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The logarithm of the product of two numbers is equal to the sum of the logarithms of the numbers.
Manual of mathematical tables, by J.A. Galbraith and S. Haughton - Página viii
por Joseph Allen Galbraith - 1860
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## The Common-school Arithmetic: a Practical Treatise on the Science of Numbers

Dana Pond Colburn - 1858 - 276 páginas
...8427 29. .0049 80. 73648 31. 4957.3 X 300. 32. 2796 X 8000. 50* Multiplication by Large Numbers. (a.) The product of two numbers is equal to the sum of the products obtained by multiplying one of them by the parta into which the other may be divided. (See...
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## Manual of Mathematicall Tables

Joseph Allen Galbraith, Samuel Haughton - 1860 - 252 páginas
...from which the rules for using logarithmic tables in numerical computations are derived. PROPOSITION I. t'he logarithm of the product of two numbers is equal to the sum of e logarithms of the numbers. If the numbers be N and M, let n = log N, and m = log Л/ to any ise a,...
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## Elements of Algebra: On the Basis of M. Bourdon, Embracing Sturm's and ...

Charles Davies - 1860 - 400 páginas
...since a is the base of the system, we have from the definition, 3/ + x" = log (N' x N") ; that is, The logarithm of the product of two numbers is equal to the tum of their logarithms. 231 • If we divide equation (1) by equation (2), member by member, we have,...
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## Elementary Trigonometry: With a Collection of Examples

Thomas Percy Hudson - 1862 - 184 páginas
...is called the logarithm of N with reference to a, or, as it is usually expressed, to the base a. 2. The logarithm of the product of two numbers is equal to the sum of the logarithms of the numbers. Let a be the base, M, N the numbers, and x and y their logarithms respectively to the base a. Then...
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## New University Algebra: A Theoretical and Practical Treatise, Containing ...

Horatio Nelson Robinson - 1863 - 420 páginas
...unity. For, let a* = a; then x = log. a. But by (88), if a' = a, then x = 1, or log. a = 1. 3. — The logarithm of the product of two numbers is equal to the sum of the logarithms of the two numbers. For, let m = a*, n = a"; then x = log. от, z = log. n. But by multiplication we have...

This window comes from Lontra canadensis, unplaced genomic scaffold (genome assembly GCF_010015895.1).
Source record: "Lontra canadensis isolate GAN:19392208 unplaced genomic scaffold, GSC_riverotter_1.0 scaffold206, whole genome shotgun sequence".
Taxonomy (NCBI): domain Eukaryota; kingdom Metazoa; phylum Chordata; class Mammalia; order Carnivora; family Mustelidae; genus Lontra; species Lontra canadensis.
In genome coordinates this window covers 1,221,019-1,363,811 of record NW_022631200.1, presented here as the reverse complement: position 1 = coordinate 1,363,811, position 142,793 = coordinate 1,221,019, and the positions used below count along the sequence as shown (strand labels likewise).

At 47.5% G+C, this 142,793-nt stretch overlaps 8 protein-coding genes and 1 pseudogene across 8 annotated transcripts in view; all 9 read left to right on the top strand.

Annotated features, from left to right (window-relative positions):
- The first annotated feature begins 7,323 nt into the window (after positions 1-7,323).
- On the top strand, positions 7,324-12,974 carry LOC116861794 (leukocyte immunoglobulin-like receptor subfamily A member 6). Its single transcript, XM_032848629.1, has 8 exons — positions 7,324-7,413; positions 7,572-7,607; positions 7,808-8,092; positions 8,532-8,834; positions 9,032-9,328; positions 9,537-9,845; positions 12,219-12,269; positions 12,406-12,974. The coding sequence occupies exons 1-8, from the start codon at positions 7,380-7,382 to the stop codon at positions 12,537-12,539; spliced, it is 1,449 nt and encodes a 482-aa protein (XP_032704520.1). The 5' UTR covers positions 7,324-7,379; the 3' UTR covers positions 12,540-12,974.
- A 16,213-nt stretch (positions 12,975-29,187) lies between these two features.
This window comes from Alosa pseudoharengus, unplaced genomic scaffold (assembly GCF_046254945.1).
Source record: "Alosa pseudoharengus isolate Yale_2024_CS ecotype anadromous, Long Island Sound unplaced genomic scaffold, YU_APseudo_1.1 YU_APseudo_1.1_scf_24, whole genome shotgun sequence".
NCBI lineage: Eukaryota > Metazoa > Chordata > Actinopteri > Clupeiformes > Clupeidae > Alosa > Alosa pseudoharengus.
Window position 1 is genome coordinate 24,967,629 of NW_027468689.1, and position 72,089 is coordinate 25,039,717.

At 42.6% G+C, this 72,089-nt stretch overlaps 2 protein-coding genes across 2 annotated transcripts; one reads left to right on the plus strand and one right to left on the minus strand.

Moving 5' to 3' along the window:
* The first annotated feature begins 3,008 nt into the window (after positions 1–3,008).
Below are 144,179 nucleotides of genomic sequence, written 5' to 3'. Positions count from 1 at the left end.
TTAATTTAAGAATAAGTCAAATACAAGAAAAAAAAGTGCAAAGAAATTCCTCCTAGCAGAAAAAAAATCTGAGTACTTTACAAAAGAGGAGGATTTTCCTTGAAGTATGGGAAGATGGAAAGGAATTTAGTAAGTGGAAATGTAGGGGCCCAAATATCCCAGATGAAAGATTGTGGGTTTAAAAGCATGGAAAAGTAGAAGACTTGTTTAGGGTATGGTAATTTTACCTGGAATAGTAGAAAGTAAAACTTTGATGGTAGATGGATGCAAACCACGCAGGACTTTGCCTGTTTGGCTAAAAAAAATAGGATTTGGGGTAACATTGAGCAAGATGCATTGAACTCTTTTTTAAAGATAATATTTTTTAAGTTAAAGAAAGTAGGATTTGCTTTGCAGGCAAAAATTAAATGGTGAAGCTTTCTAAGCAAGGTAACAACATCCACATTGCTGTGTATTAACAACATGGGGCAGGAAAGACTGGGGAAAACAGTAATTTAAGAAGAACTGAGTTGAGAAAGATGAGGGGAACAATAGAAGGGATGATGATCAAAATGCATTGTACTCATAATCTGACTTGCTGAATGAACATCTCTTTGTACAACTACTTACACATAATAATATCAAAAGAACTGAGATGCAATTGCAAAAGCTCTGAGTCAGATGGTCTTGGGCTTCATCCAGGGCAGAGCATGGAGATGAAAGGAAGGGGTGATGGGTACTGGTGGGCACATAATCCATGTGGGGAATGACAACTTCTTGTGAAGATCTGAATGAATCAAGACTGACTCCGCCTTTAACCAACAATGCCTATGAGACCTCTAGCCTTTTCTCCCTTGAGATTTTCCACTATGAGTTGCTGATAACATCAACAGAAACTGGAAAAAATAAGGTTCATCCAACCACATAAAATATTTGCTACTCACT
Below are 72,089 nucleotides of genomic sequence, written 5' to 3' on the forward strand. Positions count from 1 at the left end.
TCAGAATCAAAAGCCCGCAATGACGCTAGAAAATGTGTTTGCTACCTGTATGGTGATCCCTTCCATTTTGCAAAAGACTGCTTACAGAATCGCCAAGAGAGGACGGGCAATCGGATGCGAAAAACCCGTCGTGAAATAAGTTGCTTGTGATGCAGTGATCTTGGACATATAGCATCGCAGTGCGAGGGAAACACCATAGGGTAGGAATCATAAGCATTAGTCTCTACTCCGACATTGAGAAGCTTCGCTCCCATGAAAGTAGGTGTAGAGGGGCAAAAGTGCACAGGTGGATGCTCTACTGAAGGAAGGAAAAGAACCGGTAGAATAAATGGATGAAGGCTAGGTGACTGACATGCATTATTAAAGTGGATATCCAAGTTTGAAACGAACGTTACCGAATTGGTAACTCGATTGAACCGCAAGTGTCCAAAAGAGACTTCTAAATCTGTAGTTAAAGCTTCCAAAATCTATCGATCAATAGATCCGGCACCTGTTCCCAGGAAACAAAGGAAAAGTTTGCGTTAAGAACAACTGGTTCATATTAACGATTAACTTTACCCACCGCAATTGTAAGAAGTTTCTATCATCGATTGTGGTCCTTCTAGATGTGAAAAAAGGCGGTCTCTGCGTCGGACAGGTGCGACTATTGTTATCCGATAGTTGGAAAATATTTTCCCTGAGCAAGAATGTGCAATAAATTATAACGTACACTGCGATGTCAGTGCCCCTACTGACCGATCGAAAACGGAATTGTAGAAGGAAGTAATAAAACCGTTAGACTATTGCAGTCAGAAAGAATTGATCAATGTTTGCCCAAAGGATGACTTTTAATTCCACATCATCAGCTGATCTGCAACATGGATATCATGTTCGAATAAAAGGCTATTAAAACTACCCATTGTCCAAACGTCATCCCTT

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## The Normal Elementary Geometry: Embracing a Brief Treatise on Mensuration ...

Edward Brooks - 1865 - 275 páginas
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## Elements of Trigonometry, Plane and Spherical

Lefébure de Fourcy (M., Louis Etienne) - 1868 - 288 páginas
...y1 + log y", &c. = log (y + tf + f, &c.) (2) Therefore, the logarithm of the product of two or more numbers is equal to the sum of the logarithms of the numbers forming the product. 10. If we divide two of the equations (1), member by member, we have a1~* = y-:...
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## A Complete Algebra for Schools and Colleges

Aaron Schuyler - 1870 - 368 páginas
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## Elements of Surveying and Leveling; with Descriptions of the Instruments ...

Charles Davies - 1871 - 270 páginas
...(5), member by member, we have, 10" +q = mn; whence, by the definition, p + q = log (mn) (6.) That is, the logarithm of the product of two numbers is equal to the sum of the logarithms of the numbers. 6. Dividing (4) by (5), member by member, we have, whence, by the definition, 10*- = -; n P ~ 9 = That...
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## Elements of Geometry and Trigonometry

Adrien Marie Legendre - 1871 - 187 páginas
...we have, 10 = mn ; whence, by the definition, x + y = log (mn) (6.) That is, the logarithm of tJie product of two numbers is equal to the sum of the logarithms of the numbers. 6. Dividing ( 4 ) by ( 5 ), member by member, we have, whence, by the definition, «-y = "*(£) ........
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